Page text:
How leaders can build a mentoring culture

How leaders can build a mentoring culture

When Boral dumped its hard-driving chief executive officer Mark Selway earlier in 2012, its board was sending a signal to the market about the kind of management companies need today.

Technical and operational skills are no longer sufficient to get ahead; more companies in the ASX200 realise that managers now need soft skills, and mentoring is one of them. More boards now recognise that if managers don’t have those soft skills, they can’t do the job. Soft is the new hard.

Mentoring is a subtle kind of leadership. It cannot be forced; it is based on the willingness of both parties to learn (the mentee) and to teach (the mentor). It is a relationship built on real feelings of respect and regard. It is most effective when it is based on encouragement and support from the mentor, and inquiry and openness from the mentee. It involves informal but frequent exchanges between the two sides that are satisfying for both parties.

Nicky Wakefield, Deloitte Consulting’s national leader of human capital, says operational skills can only take you so far in your career today. “I think you get to a certain level of leadership or management through technical skills and you hit a ceiling at a particular level, unless you have very good leadership,’’ she tells LeadingCompany. “I absolutely believe mentoring and coaching is a key strength of really exceptional leaders.”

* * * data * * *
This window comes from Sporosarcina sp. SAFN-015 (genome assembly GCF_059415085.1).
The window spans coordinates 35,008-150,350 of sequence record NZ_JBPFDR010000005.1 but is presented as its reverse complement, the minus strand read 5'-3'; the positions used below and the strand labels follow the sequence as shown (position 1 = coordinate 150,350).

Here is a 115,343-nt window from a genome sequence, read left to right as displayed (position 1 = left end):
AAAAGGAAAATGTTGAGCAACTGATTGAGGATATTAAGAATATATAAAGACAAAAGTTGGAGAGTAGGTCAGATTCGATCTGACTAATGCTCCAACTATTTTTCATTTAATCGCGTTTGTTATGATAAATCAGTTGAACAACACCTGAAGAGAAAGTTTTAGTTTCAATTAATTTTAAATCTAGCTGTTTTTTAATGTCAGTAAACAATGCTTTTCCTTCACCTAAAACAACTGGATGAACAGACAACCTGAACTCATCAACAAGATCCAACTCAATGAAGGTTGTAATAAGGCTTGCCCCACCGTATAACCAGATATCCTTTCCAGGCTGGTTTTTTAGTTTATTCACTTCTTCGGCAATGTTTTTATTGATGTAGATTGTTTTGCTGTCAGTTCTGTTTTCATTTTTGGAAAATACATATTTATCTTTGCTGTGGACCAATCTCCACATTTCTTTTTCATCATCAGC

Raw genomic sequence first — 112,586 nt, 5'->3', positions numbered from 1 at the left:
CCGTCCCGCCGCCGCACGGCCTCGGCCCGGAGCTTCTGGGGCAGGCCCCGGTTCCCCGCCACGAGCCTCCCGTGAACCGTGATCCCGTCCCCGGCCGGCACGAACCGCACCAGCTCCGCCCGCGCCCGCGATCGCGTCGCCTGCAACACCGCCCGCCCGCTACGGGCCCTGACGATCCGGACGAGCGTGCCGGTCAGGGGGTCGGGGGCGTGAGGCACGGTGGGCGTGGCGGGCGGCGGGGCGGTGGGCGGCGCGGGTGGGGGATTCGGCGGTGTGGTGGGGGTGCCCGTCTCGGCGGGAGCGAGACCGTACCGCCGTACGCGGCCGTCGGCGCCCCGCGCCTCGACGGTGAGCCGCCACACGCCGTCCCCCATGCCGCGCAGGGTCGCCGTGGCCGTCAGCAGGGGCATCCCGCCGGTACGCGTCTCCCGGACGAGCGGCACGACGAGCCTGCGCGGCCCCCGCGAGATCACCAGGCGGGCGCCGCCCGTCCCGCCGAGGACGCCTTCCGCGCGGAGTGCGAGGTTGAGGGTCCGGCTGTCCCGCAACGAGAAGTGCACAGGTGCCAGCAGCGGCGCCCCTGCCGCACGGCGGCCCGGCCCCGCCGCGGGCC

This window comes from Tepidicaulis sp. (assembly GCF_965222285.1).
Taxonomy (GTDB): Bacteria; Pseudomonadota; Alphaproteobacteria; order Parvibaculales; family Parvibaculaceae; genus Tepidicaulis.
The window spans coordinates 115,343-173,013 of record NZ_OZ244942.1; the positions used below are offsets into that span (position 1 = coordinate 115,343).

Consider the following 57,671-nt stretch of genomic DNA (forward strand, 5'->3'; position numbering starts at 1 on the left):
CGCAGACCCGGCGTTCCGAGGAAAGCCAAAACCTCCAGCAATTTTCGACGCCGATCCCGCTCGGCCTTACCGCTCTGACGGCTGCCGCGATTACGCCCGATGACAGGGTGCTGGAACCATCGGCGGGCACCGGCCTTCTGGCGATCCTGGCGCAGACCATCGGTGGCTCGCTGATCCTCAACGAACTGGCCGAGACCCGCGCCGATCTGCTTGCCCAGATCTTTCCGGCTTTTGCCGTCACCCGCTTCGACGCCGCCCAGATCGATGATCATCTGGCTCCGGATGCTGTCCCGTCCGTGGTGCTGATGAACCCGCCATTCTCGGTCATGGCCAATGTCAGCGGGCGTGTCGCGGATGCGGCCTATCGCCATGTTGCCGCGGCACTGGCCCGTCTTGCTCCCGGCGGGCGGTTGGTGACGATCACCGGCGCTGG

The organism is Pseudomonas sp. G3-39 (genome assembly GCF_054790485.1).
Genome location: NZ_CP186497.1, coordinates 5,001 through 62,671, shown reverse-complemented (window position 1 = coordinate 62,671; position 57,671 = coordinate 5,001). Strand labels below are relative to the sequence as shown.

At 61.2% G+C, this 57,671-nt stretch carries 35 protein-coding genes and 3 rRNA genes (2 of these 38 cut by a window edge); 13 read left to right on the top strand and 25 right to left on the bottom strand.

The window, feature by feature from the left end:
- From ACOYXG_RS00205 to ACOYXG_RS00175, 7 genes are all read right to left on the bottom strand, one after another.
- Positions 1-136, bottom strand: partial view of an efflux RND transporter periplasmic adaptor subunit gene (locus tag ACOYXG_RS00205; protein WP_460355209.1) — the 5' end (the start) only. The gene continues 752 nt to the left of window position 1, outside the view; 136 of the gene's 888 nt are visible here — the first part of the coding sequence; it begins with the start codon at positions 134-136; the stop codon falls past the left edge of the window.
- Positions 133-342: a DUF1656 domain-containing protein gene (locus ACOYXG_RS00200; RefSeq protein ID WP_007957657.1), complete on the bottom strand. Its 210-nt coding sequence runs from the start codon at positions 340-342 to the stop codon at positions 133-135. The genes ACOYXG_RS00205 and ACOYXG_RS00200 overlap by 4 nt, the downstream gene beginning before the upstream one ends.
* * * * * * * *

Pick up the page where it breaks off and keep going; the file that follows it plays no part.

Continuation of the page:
Sacking leaders for a shortfall of soft skills would never have happened 10 years ago. The skills shortage has changed all that. Companies now realise that soft skills are not only critical for career development; they are a skill that helps them hold on to their talent.

Selway, a change agent at the building material group who was getting runs on the board, is a case in point. Hired in 2010 as a self-proclaimed “Mr Fix-It”, Selway put the company through a massive overhaul with writedowns, cost-cutting and the sale of underperforming businesses. He had programs that identified waste and ways to add value through selected criteria such as cultural awareness, visual management, error proofing, continuous improvement, quick changeovers and level production.

But he got staff offside.

They complained that he micromanaged to the point where they had to have clean desks every night. In the end, after a reported verbal brawl with Boral chairman Bob Every, the board decided to cut Selway loose despite his improved business results.

The board told the market it wanted a “a chief executive with a leadership style suited to harmonising the changes that have occurred over the last two years throughout the ­company”.